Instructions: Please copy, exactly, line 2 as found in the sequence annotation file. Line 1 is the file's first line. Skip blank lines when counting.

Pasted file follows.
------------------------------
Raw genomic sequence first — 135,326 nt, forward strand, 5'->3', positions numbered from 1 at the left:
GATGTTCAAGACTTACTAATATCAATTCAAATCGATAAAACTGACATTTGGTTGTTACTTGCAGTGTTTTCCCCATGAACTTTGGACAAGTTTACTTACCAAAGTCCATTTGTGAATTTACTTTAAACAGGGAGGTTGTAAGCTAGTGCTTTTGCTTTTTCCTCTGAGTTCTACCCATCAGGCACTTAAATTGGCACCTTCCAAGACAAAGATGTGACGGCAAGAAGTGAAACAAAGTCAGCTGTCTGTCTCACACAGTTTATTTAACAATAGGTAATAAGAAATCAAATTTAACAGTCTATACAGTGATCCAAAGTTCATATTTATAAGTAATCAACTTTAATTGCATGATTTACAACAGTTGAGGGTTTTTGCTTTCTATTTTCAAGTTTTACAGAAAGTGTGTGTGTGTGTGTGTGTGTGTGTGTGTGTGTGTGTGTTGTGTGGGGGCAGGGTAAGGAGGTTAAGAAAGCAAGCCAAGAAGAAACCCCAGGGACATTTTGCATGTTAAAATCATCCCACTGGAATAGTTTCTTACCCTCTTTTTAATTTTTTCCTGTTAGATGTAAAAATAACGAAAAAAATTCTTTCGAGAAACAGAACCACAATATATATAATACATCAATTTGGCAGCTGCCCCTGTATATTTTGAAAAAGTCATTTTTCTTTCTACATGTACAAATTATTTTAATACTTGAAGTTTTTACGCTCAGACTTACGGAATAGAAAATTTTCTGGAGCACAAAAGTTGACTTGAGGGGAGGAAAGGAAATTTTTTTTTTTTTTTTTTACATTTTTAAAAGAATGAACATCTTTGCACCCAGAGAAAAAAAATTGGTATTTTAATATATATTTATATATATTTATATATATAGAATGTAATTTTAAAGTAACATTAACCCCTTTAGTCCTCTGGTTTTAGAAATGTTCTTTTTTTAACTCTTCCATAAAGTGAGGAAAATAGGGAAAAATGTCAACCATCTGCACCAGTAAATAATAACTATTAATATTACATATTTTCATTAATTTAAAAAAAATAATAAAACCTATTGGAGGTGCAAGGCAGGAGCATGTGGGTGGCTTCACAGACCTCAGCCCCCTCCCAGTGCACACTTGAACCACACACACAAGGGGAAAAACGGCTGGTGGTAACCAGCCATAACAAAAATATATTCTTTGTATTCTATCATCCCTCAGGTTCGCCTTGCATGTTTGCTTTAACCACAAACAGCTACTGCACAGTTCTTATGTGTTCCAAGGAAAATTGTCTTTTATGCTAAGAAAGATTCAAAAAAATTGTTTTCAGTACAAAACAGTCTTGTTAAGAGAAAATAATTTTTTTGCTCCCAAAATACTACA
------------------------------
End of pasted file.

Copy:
GATGTTCAAGACTTACTAATATCAATTCAAATCGATAAAACTGACATTTGGTTGTTACTTGCAGTGTTTTCCCCATGAACTTTGGACAAGTTTACTTACCAAAGTCCATTTGTGAATTTACTTTAAACAGGGAGGTTGTAAGCTAGTGCTTTTGCTTTTTCCTCTGAGTTCTACCCATCAGGCACTTAAATTGGCACCTTCCAAGACAAAGATGTGACGGCAAGAAGTGAAACAAAGTCAGCTGTCTGTCTCACACAGTTTATTTAACAATAGGTAATAAGAAATCAAATTTAACAGTCTATACAGTGATCCAAAGTTCATATTTATAAGTAATCAACTTTAATTGCATGATTTACAACAGTTGAGGGTTTTTGCTTTCTATTTTCAAGTTTTACAGAAAGTGTGTGTGTGTGTGTGTGTGTGTGTGTGTGTGTGTGTGTTGTGTGGGGGCAGGGTAAGGAGGTTAAGAAAGCAAGCCAAGAAGAAACCCCAGGGACATTTTGCATGTTAAAATCATCCCACTGGAATAGTTTCTTACCCTCTTTTTAATTTTTTCCTGTTAGATGTAAAAATAACGAAAAAAATTCTTTCGAGAAACAGAACCACAATATATATAATACATCAATTTGGCAGCTGCCCCTGTATATTTTGAAAAAGTCATTTTTCTTTCTACATGTACAAATTATTTTAATACTTGAAGTTTTTACGCTCAGACTTACGGAATAGAAAATTTTCTGGAGCACAAAAGTTGACTTGAGGGGAGGAAAGGAAATTTTTTTTTTTTTTTTTTACATTTTTAAAAGAATGAACATCTTTGCACCCAGAGAAAAAAAATTGGTATTTTAATATATATTTATATATATTTATATATATAGAATGTAATTTTAAAGTAACATTAACCCCTTTAGTCCTCTGGTTTTAGAAATGTTCTTTTTTTAACTCTTCCATAAAGTGAGGAAAATAGGGAAAAATGTCAACCATCTGCACCAGTAAATAATAACTATTAATATTACATATTTTCATTAATTTAAAAAAAATAATAAAACCTATTGGAGGTGCAAGGCAGGAGCATGTGGGTGGCTTCACAGACCTCAGCCCCCTCCCAGTGCACACTTGAACCACACACACAAGGGGAAAAACGGCTGGTGGTAACCAGCCATAACAAAAATATATTCTTTGTATTCTATCATCCCTCAGGTTCGCCTTGCATGTTTGCTTTAACCACAAACAGCTACTGCACAGTTCTTATGTGTTCCAAGGAAAATTGTCTTTTATGCTAAGAAAGATTCAAAAAAATTGTTTTCAGTACAAAACAGTCTTGTTAAGAGAAAATAATTTTTTTGCTCCCAAAATACTACA